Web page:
by Transformative Learning May 12, 2021
Mustard oil penetrates deep into the skin. Due to its hot potency, it is a powerful Ayurvedic remedy for treating excess Vata and Kapha problems. Since not everyone can bear mustard oil for massage, it can be diluted with coconut oil. It is an excellent massage oil, especially in the winter, for keeping the body warm, muscles relaxed, and for treating numbness or other Vata problems.
It can also be used to treat rheumatism, lumbago, back pain and muscle ache.
Mustard oil has in general pungent taste and hot potency. It improves digestion, has a scraping effect (Lekhan) and is useful in managing diseases caused by Kapha, build-up of fat and derangement of Vata.
Cold-press and unrefined mustard oil is a good option for cooking purposes. One must remember its hot potency while cooking, so a person dominated by the Pitta energy, should not use it more frequently or should be cautious. A combination of Mustard and turmeric makes the potency hotter, and that combination should therefore be avoided unless recommended by your Ayurveda expert.
The use of mustard oil for cooking is recommended for those who have elevated lipid levels, cardiac disorders, diabetes, skin diseases, skin infections, swellings and growths. In filariasis, mustard oil is recommended for internal application with a juice made of the leaves of Pongamia glabra. Mustard oil is specifically contraindicated for enema.
Mustard oil is an effective antifungal, anti-parasitic, antibacterial, disinfecting and antimicrobial oil that protects the skin against infections, prevents wounds from getting septic and heals minor skin problems like cuts, athlete’s foot, ringworm, insect bites, small lacerations, abrasions etc.
Mustard oil is extremely good for hair. Applying mustard oil on your scalp can vitalize your hair follicles and can correct pigmentation problems, this way it can help maintaining natural dark hairs for long.
The essential fatty acids like linoleic acid (an omega-6 fatty acid), and certain other components present in this oil, make it an effective natural remedy for treating hair loss due to fungal infections, premature greying, dull and lifeless hair.
Use one tablespoon of mustard oil and dilute it with coconut oil or sesame oil as per your constitution, gently massage with this blended oil on your scalp. Leave this blend for about an hour before washing it with herbal shampoo or shikakai. It is nourishing, natural conditioning for hair, reduces hair fall, improves blood circulation and strengthens the roots. Caution should be taken to avoid mustard oil getting in contact with the eyes or the mucous membrane in the nose.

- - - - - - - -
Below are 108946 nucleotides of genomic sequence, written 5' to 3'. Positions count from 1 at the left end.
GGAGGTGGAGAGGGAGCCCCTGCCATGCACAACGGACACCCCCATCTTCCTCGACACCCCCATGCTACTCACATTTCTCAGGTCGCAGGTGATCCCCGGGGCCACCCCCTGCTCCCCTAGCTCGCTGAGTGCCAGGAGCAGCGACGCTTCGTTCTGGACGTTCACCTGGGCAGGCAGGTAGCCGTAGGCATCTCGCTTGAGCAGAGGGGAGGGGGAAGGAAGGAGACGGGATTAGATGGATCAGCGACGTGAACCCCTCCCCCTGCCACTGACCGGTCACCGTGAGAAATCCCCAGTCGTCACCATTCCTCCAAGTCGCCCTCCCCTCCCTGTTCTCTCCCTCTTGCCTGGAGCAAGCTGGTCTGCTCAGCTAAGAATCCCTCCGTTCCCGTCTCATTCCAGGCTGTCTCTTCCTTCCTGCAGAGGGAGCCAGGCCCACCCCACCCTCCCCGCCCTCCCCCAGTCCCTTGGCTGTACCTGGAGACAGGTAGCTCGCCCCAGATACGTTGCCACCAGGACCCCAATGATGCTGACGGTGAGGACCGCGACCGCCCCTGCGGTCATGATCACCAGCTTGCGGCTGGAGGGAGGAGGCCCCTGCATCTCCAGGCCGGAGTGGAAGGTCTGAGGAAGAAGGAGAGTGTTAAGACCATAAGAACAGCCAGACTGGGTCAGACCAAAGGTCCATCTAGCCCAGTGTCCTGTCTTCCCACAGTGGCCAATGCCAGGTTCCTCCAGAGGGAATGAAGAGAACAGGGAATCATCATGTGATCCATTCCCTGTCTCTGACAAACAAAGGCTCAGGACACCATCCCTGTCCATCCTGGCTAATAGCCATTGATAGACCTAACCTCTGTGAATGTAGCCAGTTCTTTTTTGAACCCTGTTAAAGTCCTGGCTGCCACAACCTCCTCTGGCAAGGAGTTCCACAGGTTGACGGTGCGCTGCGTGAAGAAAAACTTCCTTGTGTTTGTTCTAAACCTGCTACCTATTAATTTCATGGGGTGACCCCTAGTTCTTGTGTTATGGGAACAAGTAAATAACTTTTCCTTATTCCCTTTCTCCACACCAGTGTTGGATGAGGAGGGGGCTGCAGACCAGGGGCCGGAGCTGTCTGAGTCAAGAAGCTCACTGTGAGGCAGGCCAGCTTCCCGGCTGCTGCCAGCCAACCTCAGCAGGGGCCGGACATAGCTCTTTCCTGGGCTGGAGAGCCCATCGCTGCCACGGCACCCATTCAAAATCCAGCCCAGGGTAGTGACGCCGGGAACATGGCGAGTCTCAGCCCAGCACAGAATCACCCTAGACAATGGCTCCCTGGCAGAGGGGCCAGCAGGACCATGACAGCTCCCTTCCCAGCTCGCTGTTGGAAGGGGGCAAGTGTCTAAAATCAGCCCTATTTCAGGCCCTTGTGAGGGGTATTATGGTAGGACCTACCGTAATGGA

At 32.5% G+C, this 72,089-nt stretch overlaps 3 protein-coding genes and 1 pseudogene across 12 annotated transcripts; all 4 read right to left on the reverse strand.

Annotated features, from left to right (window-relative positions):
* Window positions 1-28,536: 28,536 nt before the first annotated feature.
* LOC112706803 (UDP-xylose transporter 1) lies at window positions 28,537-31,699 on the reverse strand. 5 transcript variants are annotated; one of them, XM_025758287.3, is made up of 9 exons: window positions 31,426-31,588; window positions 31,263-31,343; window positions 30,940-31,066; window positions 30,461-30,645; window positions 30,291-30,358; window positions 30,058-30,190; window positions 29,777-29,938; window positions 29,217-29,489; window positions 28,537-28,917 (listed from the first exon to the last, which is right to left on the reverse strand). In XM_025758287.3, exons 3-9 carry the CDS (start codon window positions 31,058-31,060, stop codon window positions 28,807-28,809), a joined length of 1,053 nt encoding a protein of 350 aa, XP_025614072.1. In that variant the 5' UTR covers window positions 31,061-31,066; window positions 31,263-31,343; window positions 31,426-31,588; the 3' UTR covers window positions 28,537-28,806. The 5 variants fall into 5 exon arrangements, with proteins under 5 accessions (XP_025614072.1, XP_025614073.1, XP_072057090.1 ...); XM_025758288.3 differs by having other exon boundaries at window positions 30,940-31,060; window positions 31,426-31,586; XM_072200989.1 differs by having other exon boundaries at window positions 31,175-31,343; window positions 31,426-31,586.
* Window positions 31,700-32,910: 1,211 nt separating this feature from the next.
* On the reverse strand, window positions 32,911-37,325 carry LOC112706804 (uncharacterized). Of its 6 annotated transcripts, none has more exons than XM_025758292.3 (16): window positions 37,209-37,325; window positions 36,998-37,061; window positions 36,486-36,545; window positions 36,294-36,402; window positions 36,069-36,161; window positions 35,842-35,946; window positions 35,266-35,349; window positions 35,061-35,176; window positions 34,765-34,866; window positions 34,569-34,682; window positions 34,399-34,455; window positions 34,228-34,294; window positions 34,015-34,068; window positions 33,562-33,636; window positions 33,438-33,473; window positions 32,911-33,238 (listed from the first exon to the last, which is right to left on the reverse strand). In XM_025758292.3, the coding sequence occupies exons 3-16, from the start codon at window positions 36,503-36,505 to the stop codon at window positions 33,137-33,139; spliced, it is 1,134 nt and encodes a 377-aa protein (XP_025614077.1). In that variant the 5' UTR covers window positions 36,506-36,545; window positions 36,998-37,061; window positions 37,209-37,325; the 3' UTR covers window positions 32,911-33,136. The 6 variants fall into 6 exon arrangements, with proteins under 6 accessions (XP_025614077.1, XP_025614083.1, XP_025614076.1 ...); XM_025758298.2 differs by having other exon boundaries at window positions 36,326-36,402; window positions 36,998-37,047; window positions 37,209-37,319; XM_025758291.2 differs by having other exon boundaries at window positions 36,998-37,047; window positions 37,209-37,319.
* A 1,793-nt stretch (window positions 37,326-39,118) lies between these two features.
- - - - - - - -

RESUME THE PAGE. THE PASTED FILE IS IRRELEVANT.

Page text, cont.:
Mustard oil is generally used as a mucolytic in many parts of the world. It is effective in breaking up mucous deposits and helps sinus drainage in cases of chronic sinusitis. Due to its antimicrobial property, mustard oil helps in combating other respiratory problems like bronchitis, asthma and tuberculosis.
According to Ayurveda, respiratory problems like cold, cough, sinusitis, bronchitis and asthma are caused by an imbalanced or an increased Kapha dosha, which accounts for fluid retention, congestion, phlegm and mucous deposits.
For this purpose, mustard oil is used for an Ayurvedic procedure called Nasya therapy. Here, the face is massaged with sesame oil and gentle fomentation is given to face and neck region with a towel dipped in hot water. After that, 2 – 4 drops of mustard oil is instilled into both nostrils. This therapy cleanses the sinuses and clears the nasal blockage.
Mustard oil due to its pungent taste and hot potency is known to pacify and reduce Kapha and is used as an excellent Ayurvedic remedy for treating such respiratory problems. Chest massage with mustard oil followed by steam can loosen mucous deposits by removing phlegm from lungs and respiratory tract and help achieve trouble-free breathing.
Mustard oil is useful in chronic arthritis, tingling and numbness of limbs, musculoskeletal pains like backache and tremor.
An animal experimental study conducted on 24 female mice showed significant reduction in body weight and serum TC, TG, LDL and VLDL levels.
Due to its immense skin benefitting effects and also due to its rubefacient effect (improves local blood circulation), mustard oil is used as base oil to prepare many Ayurvedic herbal oils and liminents such as:
Because mustard oil is hot, pungent and penetrating oil, it may worsen bleeding and burning sensation. For this reason, it is not used in disorders associated with hemorrhage.
Since it can increase Pitta Dosha, it is not used orally or externally in people with Pitta Dosha body type.
Its oil is not recommended for oral or external use in infants, during pregnancy and lactation period.
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